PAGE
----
Friday, January 26, 2007

Lacrosse feeding frenzy

From the Weekly Standard:

Mike Nifong's handling of the case was clearly outrageous. But he would probably not have gone so far, indeed would not have dared to go so far, had he not been egged on by two other groups that rushed just as quickly to judge the three accused young men guilty of gross and racially motivated carnal violence. Despite the repeated attempts by the three to clear themselves, a substantial and vocal percentage--about one-fifth--of the Duke University arts and sciences faculty and nearly all of the mainstream print media in America quickly organized themselves into a hanging party. Throughout the spring of 2006 and indeed well into the late summer, Nifong had the nearly unanimous backing of this country's (and especially Duke's) intellectual elite as he explored his lurid theories of sexual predation and racist stonewalling.

"They fed off each other," said Steven Baldwin, a Duke chemistry professor who finally broke his faculty colleagues' own wall of silence on October 24, publishing a letter in the Duke student newspaper, the Chronicle, denouncing his fellow professors for what he called their "shameful" treatment of Seligmann and Finnerty and rebuking the Duke administration for having "disowned its lacrosse-playing student athletes."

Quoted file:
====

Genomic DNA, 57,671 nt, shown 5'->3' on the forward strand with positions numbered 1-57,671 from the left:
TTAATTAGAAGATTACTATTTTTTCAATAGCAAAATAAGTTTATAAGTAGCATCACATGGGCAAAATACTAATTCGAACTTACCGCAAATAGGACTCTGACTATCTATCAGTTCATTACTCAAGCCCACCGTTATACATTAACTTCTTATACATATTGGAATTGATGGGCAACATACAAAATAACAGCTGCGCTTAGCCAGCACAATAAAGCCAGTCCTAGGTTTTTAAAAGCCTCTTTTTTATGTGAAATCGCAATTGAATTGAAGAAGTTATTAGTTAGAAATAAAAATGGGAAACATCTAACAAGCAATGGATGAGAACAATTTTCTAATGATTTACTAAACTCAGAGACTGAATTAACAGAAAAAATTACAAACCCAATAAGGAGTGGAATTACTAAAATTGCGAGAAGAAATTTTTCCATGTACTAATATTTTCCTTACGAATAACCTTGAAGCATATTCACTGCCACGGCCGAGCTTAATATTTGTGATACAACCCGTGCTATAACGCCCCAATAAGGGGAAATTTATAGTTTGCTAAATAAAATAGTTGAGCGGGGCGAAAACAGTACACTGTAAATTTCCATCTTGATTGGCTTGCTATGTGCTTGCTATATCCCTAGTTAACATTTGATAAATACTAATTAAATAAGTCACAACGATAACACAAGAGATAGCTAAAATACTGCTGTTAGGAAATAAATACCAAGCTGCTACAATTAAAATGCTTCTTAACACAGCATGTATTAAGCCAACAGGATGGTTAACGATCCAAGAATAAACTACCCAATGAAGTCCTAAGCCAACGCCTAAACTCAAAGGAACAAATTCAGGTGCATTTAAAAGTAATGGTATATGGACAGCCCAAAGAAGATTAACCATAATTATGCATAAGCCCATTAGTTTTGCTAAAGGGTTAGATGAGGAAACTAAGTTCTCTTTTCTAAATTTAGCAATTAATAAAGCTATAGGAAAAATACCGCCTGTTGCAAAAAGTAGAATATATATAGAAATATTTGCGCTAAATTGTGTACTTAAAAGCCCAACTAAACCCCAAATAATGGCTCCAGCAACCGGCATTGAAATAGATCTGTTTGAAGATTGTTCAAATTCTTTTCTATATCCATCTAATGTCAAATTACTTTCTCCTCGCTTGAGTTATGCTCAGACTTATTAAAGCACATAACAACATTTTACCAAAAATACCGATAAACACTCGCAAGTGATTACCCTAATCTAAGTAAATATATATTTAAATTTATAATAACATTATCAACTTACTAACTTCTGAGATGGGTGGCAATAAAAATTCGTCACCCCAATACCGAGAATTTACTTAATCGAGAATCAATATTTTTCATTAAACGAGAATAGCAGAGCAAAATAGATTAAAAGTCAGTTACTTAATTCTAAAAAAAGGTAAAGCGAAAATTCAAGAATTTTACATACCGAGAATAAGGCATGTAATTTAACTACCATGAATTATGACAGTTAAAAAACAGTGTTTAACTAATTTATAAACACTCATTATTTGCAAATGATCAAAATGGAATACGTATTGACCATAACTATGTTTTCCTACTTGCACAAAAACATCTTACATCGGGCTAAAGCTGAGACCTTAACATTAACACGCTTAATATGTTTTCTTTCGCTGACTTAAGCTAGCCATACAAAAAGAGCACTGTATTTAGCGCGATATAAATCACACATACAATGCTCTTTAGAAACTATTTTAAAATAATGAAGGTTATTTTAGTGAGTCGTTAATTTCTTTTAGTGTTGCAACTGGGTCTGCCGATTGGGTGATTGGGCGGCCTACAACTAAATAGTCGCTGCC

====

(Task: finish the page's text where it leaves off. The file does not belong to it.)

Carter's latest book

Kenneth W. Stein writes on his problems with Jimmy Carter's latest book.

But Palestine: Peace Not Apartheid,[1] Carter's twenty-first book and his second to focus on the Arab-Israeli conflict, is deficient. He does what no non-fiction author should ever do: He allows ideology or opinion to get in the way of facts. While Carter says that he wrote the book to educate and provoke debate, the narrative aims its attack toward Israel, Israeli politicians, and Israel's supporters. It contains egregious errors of both commission and omission. To suit his desired ends, he manipulates information, redefines facts, and exaggerates conclusions. Falsehoods, when repeated and backed by the prestige of Carter's credentials, can comprise an erroneous baseline for shaping and reinforcing attitudes and policymaking. Rather than bring peace, they can further fuel hostilities, encourage retrenchment, and hamper peacemaking.

Thursday, January 25, 2007

Right wing fundamentalists

Greg Sheridan, foreign editor with The Australian, asks a pertinent question:

Do the extremists really represent a tiny fringe or is there some much bigger mainstream part of Middle East society that supports extremism? More particularly, is there an element inherent to Islam itself that lends support to extremism?

The answer is not quite as reassuring as we might prefer.

It is difficult to get a guide to Islamic public opinion anywhere. One of the best is a joint Asia-Europe Institute and University of Malaya survey of Malay Muslim opinion in Malaysia. I have referred to this survey before, but not previously given its results in any detail. It was exhaustive in its methodology.